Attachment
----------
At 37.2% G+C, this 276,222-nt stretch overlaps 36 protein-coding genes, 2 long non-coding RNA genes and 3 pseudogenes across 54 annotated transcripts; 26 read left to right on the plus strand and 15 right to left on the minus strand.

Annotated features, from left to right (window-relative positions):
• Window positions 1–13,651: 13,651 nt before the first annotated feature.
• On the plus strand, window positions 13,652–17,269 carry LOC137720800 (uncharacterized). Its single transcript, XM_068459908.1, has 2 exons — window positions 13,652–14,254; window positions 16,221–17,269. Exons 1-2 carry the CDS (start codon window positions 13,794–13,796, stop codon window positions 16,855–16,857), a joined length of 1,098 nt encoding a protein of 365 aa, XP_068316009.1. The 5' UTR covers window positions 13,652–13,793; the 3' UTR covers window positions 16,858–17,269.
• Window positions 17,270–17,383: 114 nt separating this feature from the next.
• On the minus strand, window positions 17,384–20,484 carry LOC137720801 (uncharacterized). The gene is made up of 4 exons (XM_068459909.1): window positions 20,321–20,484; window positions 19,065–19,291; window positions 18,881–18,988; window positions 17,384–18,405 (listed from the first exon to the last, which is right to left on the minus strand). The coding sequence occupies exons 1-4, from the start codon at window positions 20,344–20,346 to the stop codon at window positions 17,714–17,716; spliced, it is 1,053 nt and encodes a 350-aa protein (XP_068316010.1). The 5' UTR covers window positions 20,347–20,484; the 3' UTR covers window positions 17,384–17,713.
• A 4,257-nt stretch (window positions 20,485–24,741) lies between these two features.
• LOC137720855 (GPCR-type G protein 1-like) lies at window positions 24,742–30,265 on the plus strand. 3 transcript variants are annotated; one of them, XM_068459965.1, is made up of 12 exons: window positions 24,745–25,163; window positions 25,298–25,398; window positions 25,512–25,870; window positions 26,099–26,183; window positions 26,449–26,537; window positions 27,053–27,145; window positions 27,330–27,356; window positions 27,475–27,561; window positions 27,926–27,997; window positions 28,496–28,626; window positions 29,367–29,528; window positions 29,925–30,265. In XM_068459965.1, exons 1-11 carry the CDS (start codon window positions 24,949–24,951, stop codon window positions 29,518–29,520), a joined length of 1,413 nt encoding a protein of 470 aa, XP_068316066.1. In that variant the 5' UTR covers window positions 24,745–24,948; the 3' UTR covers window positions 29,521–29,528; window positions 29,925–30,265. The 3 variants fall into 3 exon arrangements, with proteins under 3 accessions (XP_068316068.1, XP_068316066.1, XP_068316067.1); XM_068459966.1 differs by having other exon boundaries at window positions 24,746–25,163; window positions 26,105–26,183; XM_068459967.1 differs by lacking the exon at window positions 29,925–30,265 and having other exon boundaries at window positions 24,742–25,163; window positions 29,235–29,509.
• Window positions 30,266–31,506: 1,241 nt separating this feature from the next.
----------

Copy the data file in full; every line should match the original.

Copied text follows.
At 37.2% G+C, this 276,222-nt stretch overlaps 36 protein-coding genes, 2 long non-coding RNA genes and 3 pseudogenes across 54 annotated transcripts; 26 read left to right on the plus strand and 15 right to left on the minus strand.

Annotated features, from left to right (window-relative positions):
• Window positions 1–13,651: 13,651 nt before the first annotated feature.
• On the plus strand, window positions 13,652–17,269 carry LOC137720800 (uncharacterized). Its single transcript, XM_068459908.1, has 2 exons — window positions 13,652–14,254; window positions 16,221–17,269. Exons 1-2 carry the CDS (start codon window positions 13,794–13,796, stop codon window positions 16,855–16,857), a joined length of 1,098 nt encoding a protein of 365 aa, XP_068316009.1. The 5' UTR covers window positions 13,652–13,793; the 3' UTR covers window positions 16,858–17,269.
• Window positions 17,270–17,383: 114 nt separating this feature from the next.
• On the minus strand, window positions 17,384–20,484 carry LOC137720801 (uncharacterized). The gene is made up of 4 exons (XM_068459909.1): window positions 20,321–20,484; window positions 19,065–19,291; window positions 18,881–18,988; window positions 17,384–18,405 (listed from the first exon to the last, which is right to left on the minus strand). The coding sequence occupies exons 1-4, from the start codon at window positions 20,344–20,346 to the stop codon at window positions 17,714–17,716; spliced, it is 1,053 nt and encodes a 350-aa protein (XP_068316010.1). The 5' UTR covers window positions 20,347–20,484; the 3' UTR covers window positions 17,384–17,713.
• A 4,257-nt stretch (window positions 20,485–24,741) lies between these two features.
• LOC137720855 (GPCR-type G protein 1-like) lies at window positions 24,742–30,265 on the plus strand. 3 transcript variants are annotated; one of them, XM_068459965.1, is made up of 12 exons: window positions 24,745–25,163; window positions 25,298–25,398; window positions 25,512–25,870; window positions 26,099–26,183; window positions 26,449–26,537; window positions 27,053–27,145; window positions 27,330–27,356; window positions 27,475–27,561; window positions 27,926–27,997; window positions 28,496–28,626; window positions 29,367–29,528; window positions 29,925–30,265. In XM_068459965.1, exons 1-11 carry the CDS (start codon window positions 24,949–24,951, stop codon window positions 29,518–29,520), a joined length of 1,413 nt encoding a protein of 470 aa, XP_068316066.1. In that variant the 5' UTR covers window positions 24,745–24,948; the 3' UTR covers window positions 29,521–29,528; window positions 29,925–30,265. The 3 variants fall into 3 exon arrangements, with proteins under 3 accessions (XP_068316068.1, XP_068316066.1, XP_068316067.1); XM_068459966.1 differs by having other exon boundaries at window positions 24,746–25,163; window positions 26,105–26,183; XM_068459967.1 differs by lacking the exon at window positions 29,925–30,265 and having other exon boundaries at window positions 24,742–25,163; window positions 29,235–29,509.
• Window positions 30,266–31,506: 1,241 nt separating this feature from the next.